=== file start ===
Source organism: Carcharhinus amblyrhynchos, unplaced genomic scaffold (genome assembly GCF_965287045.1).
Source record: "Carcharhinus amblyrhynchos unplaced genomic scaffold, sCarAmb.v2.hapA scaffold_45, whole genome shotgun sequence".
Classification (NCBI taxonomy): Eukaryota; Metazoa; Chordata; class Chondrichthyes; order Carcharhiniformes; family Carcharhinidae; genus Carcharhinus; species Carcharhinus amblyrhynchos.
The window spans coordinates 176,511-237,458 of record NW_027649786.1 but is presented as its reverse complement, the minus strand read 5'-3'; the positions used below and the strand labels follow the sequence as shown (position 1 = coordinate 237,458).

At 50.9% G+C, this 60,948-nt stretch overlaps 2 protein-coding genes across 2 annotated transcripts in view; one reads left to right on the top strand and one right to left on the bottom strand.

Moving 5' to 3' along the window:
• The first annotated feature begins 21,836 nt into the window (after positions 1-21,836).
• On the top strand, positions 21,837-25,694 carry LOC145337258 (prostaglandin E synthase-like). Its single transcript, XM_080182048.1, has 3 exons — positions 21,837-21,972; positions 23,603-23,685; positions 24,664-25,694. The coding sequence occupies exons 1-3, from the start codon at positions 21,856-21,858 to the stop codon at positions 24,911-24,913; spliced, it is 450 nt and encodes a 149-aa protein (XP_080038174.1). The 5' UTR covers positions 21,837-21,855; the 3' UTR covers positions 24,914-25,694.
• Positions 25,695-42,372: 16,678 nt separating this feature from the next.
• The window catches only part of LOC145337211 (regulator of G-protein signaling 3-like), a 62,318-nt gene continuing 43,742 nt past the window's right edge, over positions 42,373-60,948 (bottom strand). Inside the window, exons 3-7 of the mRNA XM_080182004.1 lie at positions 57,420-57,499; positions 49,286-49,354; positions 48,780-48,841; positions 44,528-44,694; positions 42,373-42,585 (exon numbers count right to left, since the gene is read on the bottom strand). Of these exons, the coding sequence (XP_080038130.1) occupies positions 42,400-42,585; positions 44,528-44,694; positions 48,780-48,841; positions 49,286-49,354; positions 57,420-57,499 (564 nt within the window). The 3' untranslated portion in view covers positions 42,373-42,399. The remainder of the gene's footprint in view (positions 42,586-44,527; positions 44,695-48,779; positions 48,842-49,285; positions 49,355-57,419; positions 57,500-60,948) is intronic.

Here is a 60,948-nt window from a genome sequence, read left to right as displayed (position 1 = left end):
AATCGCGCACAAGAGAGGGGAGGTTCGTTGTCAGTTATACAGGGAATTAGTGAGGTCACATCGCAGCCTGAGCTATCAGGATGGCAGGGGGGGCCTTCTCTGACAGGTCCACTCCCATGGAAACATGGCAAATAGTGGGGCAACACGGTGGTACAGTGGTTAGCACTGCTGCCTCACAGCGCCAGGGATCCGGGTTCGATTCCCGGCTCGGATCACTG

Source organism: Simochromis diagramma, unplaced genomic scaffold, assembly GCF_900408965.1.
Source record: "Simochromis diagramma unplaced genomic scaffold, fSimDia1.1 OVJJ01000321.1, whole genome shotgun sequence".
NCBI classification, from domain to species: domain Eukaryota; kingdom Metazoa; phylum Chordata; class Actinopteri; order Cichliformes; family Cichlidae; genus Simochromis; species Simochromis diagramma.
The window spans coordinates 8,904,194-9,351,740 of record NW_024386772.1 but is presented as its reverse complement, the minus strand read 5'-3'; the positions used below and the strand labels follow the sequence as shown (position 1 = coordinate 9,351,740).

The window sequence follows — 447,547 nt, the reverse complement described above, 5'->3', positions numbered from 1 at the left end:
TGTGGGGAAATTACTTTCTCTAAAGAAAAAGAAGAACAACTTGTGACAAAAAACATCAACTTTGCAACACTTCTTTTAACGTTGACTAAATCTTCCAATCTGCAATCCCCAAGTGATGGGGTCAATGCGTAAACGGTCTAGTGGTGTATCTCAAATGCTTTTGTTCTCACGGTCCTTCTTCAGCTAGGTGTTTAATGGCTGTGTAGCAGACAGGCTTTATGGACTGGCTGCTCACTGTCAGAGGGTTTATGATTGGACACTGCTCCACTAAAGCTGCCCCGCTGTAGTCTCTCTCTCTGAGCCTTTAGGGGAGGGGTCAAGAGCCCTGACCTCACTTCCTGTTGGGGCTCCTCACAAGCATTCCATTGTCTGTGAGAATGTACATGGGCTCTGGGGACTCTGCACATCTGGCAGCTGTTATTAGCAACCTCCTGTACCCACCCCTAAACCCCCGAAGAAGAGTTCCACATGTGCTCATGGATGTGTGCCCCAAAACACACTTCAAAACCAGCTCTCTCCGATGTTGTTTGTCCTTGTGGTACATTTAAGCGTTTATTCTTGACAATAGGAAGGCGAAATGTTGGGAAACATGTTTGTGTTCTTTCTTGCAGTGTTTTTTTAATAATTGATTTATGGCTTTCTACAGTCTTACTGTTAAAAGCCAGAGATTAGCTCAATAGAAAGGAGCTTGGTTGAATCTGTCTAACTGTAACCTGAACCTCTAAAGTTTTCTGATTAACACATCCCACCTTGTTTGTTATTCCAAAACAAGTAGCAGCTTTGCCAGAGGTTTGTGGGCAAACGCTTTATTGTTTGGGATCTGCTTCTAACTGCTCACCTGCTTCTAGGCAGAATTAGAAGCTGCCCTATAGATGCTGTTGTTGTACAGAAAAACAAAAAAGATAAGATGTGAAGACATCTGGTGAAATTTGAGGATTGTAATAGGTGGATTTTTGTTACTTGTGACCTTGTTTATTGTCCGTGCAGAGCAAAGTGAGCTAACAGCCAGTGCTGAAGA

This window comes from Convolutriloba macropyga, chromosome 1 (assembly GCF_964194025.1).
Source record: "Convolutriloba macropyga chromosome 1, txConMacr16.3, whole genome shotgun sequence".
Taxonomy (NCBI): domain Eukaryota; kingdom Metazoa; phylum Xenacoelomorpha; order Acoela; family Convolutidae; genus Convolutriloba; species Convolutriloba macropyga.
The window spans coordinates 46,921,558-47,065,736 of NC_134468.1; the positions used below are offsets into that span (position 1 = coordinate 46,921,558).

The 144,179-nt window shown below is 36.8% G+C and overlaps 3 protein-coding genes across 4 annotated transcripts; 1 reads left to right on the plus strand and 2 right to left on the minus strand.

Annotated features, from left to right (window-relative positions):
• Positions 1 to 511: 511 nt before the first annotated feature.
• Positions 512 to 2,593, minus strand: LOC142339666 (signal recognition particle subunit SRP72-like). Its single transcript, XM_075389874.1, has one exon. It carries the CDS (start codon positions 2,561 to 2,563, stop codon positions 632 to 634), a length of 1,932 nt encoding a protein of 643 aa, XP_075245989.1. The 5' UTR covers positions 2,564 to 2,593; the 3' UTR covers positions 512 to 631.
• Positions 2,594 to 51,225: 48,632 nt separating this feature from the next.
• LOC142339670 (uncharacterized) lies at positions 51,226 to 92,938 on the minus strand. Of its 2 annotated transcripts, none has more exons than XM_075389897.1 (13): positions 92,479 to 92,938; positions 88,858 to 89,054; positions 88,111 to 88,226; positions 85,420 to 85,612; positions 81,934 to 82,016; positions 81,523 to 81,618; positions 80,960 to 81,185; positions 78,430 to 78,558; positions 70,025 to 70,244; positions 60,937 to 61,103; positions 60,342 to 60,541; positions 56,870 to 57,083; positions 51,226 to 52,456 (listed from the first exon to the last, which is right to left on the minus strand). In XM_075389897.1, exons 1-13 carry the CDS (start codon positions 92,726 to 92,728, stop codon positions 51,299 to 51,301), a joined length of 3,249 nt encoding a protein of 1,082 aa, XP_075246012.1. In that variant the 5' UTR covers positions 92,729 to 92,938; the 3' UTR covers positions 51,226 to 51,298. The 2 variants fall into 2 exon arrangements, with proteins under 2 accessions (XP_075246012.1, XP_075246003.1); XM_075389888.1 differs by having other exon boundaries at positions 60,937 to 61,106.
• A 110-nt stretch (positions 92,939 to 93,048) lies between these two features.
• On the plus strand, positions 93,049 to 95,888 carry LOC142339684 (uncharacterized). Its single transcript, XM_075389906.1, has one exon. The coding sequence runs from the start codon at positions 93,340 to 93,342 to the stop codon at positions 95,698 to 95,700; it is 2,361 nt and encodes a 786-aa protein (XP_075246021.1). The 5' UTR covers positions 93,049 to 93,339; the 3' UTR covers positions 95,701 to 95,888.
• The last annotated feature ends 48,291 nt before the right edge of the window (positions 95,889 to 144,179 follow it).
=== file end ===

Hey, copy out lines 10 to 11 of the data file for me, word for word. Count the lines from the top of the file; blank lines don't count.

• The window catches only part of LOC145337211 (regulator of G-protein signaling 3-like), a 62,318-nt gene continuing 43,742 nt past the window's right edge, over positions 42,373-60,948 (bottom strand). Inside the window, exons 3-7 of the mRNA XM_080182004.1 lie at positions 57,420-57,499; positions 49,286-49,354; positions 48,780-48,841; positions 44,528-44,694; positions 42,373-42,585 (exon numbers count right to left, since the gene is read on the bottom strand). Of these exons, the coding sequence (XP_080038130.1) occupies positions 42,400-42,585; positions 44,528-44,694; positions 48,780-48,841; positions 49,286-49,354; positions 57,420-57,499 (564 nt within the window). The 3' untranslated portion in view covers positions 42,373-42,399. The remainder of the gene's footprint in view (positions 42,586-44,527; positions 44,695-48,779; positions 48,842-49,285; positions 49,355-57,419; positions 57,500-60,948) is intronic.

Here is a 60,948-nt window from a genome sequence, read left to right as displayed (position 1 = left end):